Nature is patient and kind. Not boastful or arrogant or rude. Not self-serving. It bears all things, hopes all things, endures all things. Now I know why I am startled into silence and awe and moved to tears. Perfect love is there. It swam right up to the whale-watching boat. We know it in our muscles and bones and to our very core. Even the small-ness of me recognizes the rhythm of true love. Its nature is to be known and to draw out our response.
Silence. Awe. Tears. Wonder. Trust.
Run, shoot, pass, dribble, score. Repeat and repeat, calling on the same muscles to do all the work. Do the same the next day, next practice, next game. It seems a reasonable plan for training and improvement. Just keep doing it until we get it right, right?
Well, no. Because each movement is not just the responsibility of one muscle. Oh, there is one muscle in charge; we call that the prime mover. That’s the muscle the gets strengthened when we do it over and over. But there are other team members here. There are the agonists, the helping muscles: smaller role but their additive effect is essential. Then there is the antagonist, the opposing muscle: whose job it is to slow or stop the motion. Finally, there are the stabilizers: the muscles that keep the movement aligned.
So, when we repeat and repeat, the strong get stronger but the weak get weaker. They become less and less able to play their role and balance the movement. This does not stem from an internal ranking system or superiority of performance. They are designed this way with different roles, different contributions, some larger, some smaller, some one direction, some another. There’s a division of labor, by design. We get into trouble when we favor one over the other. Neglect the weak and the strong suffer.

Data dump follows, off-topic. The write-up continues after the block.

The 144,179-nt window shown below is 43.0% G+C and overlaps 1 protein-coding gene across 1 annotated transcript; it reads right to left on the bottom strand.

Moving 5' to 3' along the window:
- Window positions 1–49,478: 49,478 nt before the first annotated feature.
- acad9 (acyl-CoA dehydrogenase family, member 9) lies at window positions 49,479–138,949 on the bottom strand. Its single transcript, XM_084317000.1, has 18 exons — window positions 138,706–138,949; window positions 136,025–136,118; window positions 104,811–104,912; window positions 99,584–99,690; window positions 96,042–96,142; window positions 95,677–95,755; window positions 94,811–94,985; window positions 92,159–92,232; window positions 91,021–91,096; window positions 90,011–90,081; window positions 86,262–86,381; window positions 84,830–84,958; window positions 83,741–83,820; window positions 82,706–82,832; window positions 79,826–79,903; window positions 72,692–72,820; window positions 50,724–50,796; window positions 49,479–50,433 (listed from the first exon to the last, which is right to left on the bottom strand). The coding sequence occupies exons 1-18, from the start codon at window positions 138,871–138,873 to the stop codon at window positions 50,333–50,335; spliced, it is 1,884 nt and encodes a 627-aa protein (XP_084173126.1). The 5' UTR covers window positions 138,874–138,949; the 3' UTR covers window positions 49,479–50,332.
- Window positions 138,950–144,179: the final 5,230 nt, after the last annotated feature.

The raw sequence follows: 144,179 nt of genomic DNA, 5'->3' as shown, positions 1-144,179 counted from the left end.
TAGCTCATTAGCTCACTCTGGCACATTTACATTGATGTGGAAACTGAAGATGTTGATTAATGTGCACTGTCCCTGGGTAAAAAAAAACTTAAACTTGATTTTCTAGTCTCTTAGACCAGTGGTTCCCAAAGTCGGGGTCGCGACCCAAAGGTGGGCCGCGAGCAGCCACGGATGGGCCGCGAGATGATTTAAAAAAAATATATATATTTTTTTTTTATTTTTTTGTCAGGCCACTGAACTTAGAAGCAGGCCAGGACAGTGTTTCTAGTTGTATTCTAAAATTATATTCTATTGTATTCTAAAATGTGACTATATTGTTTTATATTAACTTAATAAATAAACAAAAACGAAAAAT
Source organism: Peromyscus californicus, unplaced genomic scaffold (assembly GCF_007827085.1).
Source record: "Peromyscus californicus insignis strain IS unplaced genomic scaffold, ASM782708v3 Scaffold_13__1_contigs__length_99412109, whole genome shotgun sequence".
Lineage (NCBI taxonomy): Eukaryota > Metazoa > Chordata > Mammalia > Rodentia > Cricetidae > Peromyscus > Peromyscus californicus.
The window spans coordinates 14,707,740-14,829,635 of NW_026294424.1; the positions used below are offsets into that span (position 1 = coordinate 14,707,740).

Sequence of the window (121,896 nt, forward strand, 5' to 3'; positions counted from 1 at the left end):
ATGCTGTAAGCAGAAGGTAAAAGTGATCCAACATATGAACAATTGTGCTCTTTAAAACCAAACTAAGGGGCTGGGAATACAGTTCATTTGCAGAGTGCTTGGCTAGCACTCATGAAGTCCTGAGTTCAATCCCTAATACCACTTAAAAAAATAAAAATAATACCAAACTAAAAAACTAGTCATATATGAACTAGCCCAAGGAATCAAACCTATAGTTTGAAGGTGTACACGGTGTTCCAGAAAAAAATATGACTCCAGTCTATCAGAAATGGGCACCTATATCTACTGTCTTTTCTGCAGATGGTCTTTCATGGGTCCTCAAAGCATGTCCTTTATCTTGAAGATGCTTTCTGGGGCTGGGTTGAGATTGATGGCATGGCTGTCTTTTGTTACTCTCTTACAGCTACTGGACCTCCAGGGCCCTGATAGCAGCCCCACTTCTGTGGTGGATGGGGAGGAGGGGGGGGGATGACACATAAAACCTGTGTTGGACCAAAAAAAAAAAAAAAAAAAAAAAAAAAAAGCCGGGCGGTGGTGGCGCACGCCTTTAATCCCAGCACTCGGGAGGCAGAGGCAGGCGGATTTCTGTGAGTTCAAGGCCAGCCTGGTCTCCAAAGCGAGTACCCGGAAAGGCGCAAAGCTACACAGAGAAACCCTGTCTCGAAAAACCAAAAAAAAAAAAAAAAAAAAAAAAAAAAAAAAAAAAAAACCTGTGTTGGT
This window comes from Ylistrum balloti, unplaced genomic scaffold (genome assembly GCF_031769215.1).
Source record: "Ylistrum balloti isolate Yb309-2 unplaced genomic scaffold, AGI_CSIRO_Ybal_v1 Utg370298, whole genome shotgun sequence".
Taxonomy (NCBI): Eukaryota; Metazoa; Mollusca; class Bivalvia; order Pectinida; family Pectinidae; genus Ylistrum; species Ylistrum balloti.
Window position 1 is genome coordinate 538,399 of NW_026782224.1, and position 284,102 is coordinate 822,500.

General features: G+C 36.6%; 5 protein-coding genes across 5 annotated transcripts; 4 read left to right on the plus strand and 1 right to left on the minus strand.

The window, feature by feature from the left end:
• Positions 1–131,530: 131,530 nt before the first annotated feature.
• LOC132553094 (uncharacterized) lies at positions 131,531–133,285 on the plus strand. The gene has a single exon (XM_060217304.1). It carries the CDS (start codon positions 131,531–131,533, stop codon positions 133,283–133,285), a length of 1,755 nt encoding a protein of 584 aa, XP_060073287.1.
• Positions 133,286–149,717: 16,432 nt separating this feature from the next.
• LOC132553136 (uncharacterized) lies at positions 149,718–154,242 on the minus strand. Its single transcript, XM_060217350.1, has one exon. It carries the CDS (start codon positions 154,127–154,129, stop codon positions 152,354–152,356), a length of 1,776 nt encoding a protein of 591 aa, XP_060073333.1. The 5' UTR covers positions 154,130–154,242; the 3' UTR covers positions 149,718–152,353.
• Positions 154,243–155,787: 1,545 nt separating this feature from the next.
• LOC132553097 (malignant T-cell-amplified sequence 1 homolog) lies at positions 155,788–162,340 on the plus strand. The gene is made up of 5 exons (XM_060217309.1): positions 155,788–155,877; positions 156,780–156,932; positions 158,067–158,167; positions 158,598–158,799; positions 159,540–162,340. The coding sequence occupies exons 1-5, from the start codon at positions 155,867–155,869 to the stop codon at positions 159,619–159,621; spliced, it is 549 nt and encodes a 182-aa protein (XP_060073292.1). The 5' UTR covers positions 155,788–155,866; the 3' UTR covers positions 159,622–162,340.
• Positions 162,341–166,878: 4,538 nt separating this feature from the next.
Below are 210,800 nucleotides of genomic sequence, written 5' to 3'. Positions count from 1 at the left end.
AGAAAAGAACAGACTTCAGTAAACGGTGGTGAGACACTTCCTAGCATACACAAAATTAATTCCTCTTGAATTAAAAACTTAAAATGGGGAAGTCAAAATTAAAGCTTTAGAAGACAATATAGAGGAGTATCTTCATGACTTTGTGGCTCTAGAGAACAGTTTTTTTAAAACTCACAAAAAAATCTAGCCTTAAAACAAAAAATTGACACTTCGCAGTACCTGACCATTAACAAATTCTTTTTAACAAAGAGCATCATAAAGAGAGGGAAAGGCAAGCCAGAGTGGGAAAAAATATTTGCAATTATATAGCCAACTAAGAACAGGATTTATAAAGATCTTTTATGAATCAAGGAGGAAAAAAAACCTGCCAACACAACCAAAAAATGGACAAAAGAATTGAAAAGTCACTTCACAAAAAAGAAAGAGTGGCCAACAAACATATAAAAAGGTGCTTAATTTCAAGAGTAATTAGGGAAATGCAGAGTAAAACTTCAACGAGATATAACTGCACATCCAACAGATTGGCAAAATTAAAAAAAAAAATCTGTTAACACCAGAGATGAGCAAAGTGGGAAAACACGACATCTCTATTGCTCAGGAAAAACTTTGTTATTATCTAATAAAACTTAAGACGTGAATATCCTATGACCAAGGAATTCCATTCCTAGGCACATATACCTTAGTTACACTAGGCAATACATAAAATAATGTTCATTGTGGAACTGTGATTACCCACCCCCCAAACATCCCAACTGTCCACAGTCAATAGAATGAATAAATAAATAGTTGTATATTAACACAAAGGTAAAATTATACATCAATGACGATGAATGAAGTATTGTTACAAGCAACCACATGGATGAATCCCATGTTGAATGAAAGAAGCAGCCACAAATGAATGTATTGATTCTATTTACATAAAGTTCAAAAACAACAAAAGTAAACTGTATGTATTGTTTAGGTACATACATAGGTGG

Amazing how even our bodies are designed for community. Favoritism is discouraged. Honoring each for its contribution based on its giftedness is wise. And the weakest and smallest need special attention and special protection. Neglecting these, letting the prime mover rule the roost and demand all the attention disrupts the balance. It’s a recipe for injury for the body.
When small roles are considered unimportant and small contributors considered insignificant, we deny our design. We fall into patterns of disparity, the strong feeling superior, the weak feeling dismissed. Closing this gap is essential for health. Not to bring each muscle into equal strength – that would be disaster for movement. Not to bring each muscle into equal leadership – that would freeze us in our tracks. Just to offer each its due. To train each up into its full potential and to activate it in the way that exerts just the right force at just-right speed in just-right direction with just-right balance, without deviating from the appointed pattern.
Only community can accomplish this. Honored community which recognizes the contribution of each in its proper proportion, according to its own design. We deny this at our own peril.
How cool of God to offer us this lesson in our bodies so we can live it out in His.